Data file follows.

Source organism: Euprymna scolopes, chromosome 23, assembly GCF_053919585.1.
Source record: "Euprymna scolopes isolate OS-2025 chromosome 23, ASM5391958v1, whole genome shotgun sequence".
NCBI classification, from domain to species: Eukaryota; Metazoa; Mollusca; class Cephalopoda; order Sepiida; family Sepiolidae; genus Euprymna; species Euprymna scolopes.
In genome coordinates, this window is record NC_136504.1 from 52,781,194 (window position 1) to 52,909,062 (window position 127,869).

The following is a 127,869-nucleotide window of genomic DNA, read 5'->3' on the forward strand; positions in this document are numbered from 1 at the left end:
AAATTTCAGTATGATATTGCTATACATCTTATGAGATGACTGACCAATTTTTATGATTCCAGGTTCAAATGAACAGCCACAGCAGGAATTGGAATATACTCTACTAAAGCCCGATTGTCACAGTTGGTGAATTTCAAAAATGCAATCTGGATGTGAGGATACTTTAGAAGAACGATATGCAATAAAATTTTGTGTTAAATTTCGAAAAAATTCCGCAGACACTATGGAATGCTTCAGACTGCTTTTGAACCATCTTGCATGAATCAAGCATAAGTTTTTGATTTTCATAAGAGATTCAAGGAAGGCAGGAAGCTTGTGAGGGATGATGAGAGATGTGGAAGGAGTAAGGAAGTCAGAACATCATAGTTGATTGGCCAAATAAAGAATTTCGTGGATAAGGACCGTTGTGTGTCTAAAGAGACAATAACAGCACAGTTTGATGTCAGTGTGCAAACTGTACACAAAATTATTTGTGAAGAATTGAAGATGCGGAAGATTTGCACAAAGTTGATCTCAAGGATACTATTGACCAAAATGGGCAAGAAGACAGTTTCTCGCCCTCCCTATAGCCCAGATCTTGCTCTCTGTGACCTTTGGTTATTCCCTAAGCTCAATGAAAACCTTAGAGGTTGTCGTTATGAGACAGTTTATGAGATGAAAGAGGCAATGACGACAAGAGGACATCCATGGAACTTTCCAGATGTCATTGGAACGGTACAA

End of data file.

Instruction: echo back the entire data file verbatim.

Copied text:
Source organism: Euprymna scolopes, chromosome 23, assembly GCF_053919585.1.
Source record: "Euprymna scolopes isolate OS-2025 chromosome 23, ASM5391958v1, whole genome shotgun sequence".
NCBI classification, from domain to species: Eukaryota; Metazoa; Mollusca; class Cephalopoda; order Sepiida; family Sepiolidae; genus Euprymna; species Euprymna scolopes.
In genome coordinates, this window is record NC_136504.1 from 52,781,194 (window position 1) to 52,909,062 (window position 127,869).

The following is a 127,869-nucleotide window of genomic DNA, read 5'->3' on the forward strand; positions in this document are numbered from 1 at the left end:
AAATTTCAGTATGATATTGCTATACATCTTATGAGATGACTGACCAATTTTTATGATTCCAGGTTCAAATGAACAGCCACAGCAGGAATTGGAATATACTCTACTAAAGCCCGATTGTCACAGTTGGTGAATTTCAAAAATGCAATCTGGATGTGAGGATACTTTAGAAGAACGATATGCAATAAAATTTTGTGTTAAATTTCGAAAAAATTCCGCAGACACTATGGAATGCTTCAGACTGCTTTTGAACCATCTTGCATGAATCAAGCATAAGTTTTTGATTTTCATAAGAGATTCAAGGAAGGCAGGAAGCTTGTGAGGGATGATGAGAGATGTGGAAGGAGTAAGGAAGTCAGAACATCATAGTTGATTGGCCAAATAAAGAATTTCGTGGATAAGGACCGTTGTGTGTCTAAAGAGACAATAACAGCACAGTTTGATGTCAGTGTGCAAACTGTACACAAAATTATTTGTGAAGAATTGAAGATGCGGAAGATTTGCACAAAGTTGATCTCAAGGATACTATTGACCAAAATGGGCAAGAAGACAGTTTCTCGCCCTCCCTATAGCCCAGATCTTGCTCTCTGTGACCTTTGGTTATTCCCTAAGCTCAATGAAAACCTTAGAGGTTGTCGTTATGAGACAGTTTATGAGATGAAAGAGGCAATGACGACAAGAGGACATCCATGGAACTTTCCAGATGTCATTGGAACGGTACAA